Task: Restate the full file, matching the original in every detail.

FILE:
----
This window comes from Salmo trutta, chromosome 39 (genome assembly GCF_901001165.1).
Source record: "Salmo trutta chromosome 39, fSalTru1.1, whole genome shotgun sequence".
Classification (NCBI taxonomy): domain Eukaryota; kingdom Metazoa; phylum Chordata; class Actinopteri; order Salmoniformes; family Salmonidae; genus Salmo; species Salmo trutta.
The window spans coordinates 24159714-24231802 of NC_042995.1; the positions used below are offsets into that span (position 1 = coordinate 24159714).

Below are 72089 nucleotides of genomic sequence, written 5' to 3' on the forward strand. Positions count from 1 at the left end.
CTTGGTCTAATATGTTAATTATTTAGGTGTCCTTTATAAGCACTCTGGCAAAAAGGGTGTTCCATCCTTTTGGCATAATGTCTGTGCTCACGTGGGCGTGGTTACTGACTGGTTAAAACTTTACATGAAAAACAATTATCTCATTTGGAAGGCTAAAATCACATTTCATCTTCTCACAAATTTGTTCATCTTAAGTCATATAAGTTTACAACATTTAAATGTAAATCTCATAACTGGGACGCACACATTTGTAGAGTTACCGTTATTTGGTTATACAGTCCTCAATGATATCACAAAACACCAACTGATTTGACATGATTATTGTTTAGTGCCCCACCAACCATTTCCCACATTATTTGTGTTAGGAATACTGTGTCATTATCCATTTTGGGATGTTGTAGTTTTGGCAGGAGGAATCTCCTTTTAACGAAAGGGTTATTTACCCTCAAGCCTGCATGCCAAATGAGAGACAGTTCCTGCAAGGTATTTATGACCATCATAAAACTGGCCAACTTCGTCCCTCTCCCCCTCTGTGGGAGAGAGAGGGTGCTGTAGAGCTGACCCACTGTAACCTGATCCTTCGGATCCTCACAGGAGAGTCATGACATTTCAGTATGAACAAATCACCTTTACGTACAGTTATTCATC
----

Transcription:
This window comes from Salmo trutta, chromosome 39 (genome assembly GCF_901001165.1).
Source record: "Salmo trutta chromosome 39, fSalTru1.1, whole genome shotgun sequence".
Classification (NCBI taxonomy): domain Eukaryota; kingdom Metazoa; phylum Chordata; class Actinopteri; order Salmoniformes; family Salmonidae; genus Salmo; species Salmo trutta.
The window spans coordinates 24159714-24231802 of NC_042995.1; the positions used below are offsets into that span (position 1 = coordinate 24159714).

Below are 72089 nucleotides of genomic sequence, written 5' to 3' on the forward strand. Positions count from 1 at the left end.
CTTGGTCTAATATGTTAATTATTTAGGTGTCCTTTATAAGCACTCTGGCAAAAAGGGTGTTCCATCCTTTTGGCATAATGTCTGTGCTCACGTGGGCGTGGTTACTGACTGGTTAAAACTTTACATGAAAAACAATTATCTCATTTGGAAGGCTAAAATCACATTTCATCTTCTCACAAATTTGTTCATCTTAAGTCATATAAGTTTACAACATTTAAATGTAAATCTCATAACTGGGACGCACACATTTGTAGAGTTACCGTTATTTGGTTATACAGTCCTCAATGATATCACAAAACACCAACTGATTTGACATGATTATTGTTTAGTGCCCCACCAACCATTTCCCACATTATTTGTGTTAGGAATACTGTGTCATTATCCATTTTGGGATGTTGTAGTTTTGGCAGGAGGAATCTCCTTTTAACGAAAGGGTTATTTACCCTCAAGCCTGCATGCCAAATGAGAGACAGTTCCTGCAAGGTATTTATGACCATCATAAAACTGGCCAACTTCGTCCCTCTCCCCCTCTGTGGGAGAGAGAGGGTGCTGTAGAGCTGACCCACTGTAACCTGATCCTTCGGATCCTCACAGGAGAGTCATGACATTTCAGTATGAACAAATCACCTTTACGTACAGTTATTCATC